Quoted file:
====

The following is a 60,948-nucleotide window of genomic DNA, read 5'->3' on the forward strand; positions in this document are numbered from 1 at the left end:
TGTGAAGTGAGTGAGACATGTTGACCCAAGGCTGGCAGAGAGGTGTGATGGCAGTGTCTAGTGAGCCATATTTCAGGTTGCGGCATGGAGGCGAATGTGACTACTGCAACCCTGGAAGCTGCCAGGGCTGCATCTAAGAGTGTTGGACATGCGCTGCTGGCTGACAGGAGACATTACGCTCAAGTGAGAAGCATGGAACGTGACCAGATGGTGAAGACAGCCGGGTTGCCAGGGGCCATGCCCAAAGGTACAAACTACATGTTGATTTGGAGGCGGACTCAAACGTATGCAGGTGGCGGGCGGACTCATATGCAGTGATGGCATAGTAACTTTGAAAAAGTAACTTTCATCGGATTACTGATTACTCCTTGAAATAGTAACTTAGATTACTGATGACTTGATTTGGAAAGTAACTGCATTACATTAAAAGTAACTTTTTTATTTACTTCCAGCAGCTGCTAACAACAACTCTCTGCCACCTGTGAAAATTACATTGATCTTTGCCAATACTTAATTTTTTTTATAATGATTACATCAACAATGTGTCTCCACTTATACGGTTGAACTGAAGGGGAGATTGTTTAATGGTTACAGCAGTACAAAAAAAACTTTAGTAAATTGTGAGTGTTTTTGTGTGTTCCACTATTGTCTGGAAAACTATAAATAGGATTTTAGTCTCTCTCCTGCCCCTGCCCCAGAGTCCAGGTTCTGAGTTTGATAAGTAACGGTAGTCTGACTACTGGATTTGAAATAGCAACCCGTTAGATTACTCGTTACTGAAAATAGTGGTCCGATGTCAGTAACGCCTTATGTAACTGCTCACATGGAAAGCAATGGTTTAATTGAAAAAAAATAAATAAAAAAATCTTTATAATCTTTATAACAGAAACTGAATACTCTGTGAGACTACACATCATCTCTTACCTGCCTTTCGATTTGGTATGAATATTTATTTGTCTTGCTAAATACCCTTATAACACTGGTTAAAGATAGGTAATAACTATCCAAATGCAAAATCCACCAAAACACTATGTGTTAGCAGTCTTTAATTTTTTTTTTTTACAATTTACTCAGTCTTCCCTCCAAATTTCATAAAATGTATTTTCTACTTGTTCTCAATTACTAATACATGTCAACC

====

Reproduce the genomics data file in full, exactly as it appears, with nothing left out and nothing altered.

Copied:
The following is a 60,948-nucleotide window of genomic DNA, read 5'->3' on the forward strand; positions in this document are numbered from 1 at the left end:
TGTGAAGTGAGTGAGACATGTTGACCCAAGGCTGGCAGAGAGGTGTGATGGCAGTGTCTAGTGAGCCATATTTCAGGTTGCGGCATGGAGGCGAATGTGACTACTGCAACCCTGGAAGCTGCCAGGGCTGCATCTAAGAGTGTTGGACATGCGCTGCTGGCTGACAGGAGACATTACGCTCAAGTGAGAAGCATGGAACGTGACCAGATGGTGAAGACAGCCGGGTTGCCAGGGGCCATGCCCAAAGGTACAAACTACATGTTGATTTGGAGGCGGACTCAAACGTATGCAGGTGGCGGGCGGACTCATATGCAGTGATGGCATAGTAACTTTGAAAAAGTAACTTTCATCGGATTACTGATTACTCCTTGAAATAGTAACTTAGATTACTGATGACTTGATTTGGAAAGTAACTGCATTACATTAAAAGTAACTTTTTTATTTACTTCCAGCAGCTGCTAACAACAACTCTCTGCCACCTGTGAAAATTACATTGATCTTTGCCAATACTTAATTTTTTTTATAATGATTACATCAACAATGTGTCTCCACTTATACGGTTGAACTGAAGGGGAGATTGTTTAATGGTTACAGCAGTACAAAAAAAACTTTAGTAAATTGTGAGTGTTTTTGTGTGTTCCACTATTGTCTGGAAAACTATAAATAGGATTTTAGTCTCTCTCCTGCCCCTGCCCCAGAGTCCAGGTTCTGAGTTTGATAAGTAACGGTAGTCTGACTACTGGATTTGAAATAGCAACCCGTTAGATTACTCGTTACTGAAAATAGTGGTCCGATGTCAGTAACGCCTTATGTAACTGCTCACATGGAAAGCAATGGTTTAATTGAAAAAAAATAAATAAAAAAATCTTTATAATCTTTATAACAGAAACTGAATACTCTGTGAGACTACACATCATCTCTTACCTGCCTTTCGATTTGGTATGAATATTTATTTGTCTTGCTAAATACCCTTATAACACTGGTTAAAGATAGGTAATAACTATCCAAATGCAAAATCCACCAAAACACTATGTGTTAGCAGTCTTTAATTTTTTTTTTTTACAATTTACTCAGTCTTCCCTCCAAATTTCATAAAATGTATTTTCTACTTGTTCTCAATTACTAATACATGTCAACC